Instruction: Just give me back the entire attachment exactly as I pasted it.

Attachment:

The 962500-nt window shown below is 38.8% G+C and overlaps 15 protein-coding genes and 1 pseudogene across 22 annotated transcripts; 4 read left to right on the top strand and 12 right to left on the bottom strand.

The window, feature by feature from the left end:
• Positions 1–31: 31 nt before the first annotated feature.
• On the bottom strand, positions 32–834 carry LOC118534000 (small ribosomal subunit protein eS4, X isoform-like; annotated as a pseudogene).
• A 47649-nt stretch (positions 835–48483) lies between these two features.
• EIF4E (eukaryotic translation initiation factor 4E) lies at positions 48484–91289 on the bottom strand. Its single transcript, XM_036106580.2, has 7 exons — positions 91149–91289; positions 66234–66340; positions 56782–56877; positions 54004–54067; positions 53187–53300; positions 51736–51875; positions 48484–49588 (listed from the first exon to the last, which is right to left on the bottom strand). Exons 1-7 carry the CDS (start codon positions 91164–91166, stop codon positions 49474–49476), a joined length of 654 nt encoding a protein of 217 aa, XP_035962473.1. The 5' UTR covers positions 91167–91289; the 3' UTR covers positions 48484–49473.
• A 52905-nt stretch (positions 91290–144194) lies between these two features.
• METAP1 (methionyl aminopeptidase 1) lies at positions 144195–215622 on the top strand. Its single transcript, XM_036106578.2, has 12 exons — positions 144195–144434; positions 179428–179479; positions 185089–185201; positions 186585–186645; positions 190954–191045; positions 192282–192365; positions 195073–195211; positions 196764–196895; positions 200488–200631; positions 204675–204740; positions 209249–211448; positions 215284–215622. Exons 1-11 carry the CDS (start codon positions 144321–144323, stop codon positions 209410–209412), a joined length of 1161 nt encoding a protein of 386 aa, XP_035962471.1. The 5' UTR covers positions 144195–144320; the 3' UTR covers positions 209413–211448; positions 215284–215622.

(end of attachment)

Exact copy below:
The 962500-nt window shown below is 38.8% G+C and overlaps 15 protein-coding genes and 1 pseudogene across 22 annotated transcripts; 4 read left to right on the top strand and 12 right to left on the bottom strand.

The window, feature by feature from the left end:
• Positions 1–31: 31 nt before the first annotated feature.
• On the bottom strand, positions 32–834 carry LOC118534000 (small ribosomal subunit protein eS4, X isoform-like; annotated as a pseudogene).
• A 47649-nt stretch (positions 835–48483) lies between these two features.
• EIF4E (eukaryotic translation initiation factor 4E) lies at positions 48484–91289 on the bottom strand. Its single transcript, XM_036106580.2, has 7 exons — positions 91149–91289; positions 66234–66340; positions 56782–56877; positions 54004–54067; positions 53187–53300; positions 51736–51875; positions 48484–49588 (listed from the first exon to the last, which is right to left on the bottom strand). Exons 1-7 carry the CDS (start codon positions 91164–91166, stop codon positions 49474–49476), a joined length of 654 nt encoding a protein of 217 aa, XP_035962473.1. The 5' UTR covers positions 91167–91289; the 3' UTR covers positions 48484–49473.
• A 52905-nt stretch (positions 91290–144194) lies between these two features.
• METAP1 (methionyl aminopeptidase 1) lies at positions 144195–215622 on the top strand. Its single transcript, XM_036106578.2, has 12 exons — positions 144195–144434; positions 179428–179479; positions 185089–185201; positions 186585–186645; positions 190954–191045; positions 192282–192365; positions 195073–195211; positions 196764–196895; positions 200488–200631; positions 204675–204740; positions 209249–211448; positions 215284–215622. Exons 1-11 carry the CDS (start codon positions 144321–144323, stop codon positions 209410–209412), a joined length of 1161 nt encoding a protein of 386 aa, XP_035962471.1. The 5' UTR covers positions 144195–144320; the 3' UTR covers positions 209413–211448; positions 215284–215622.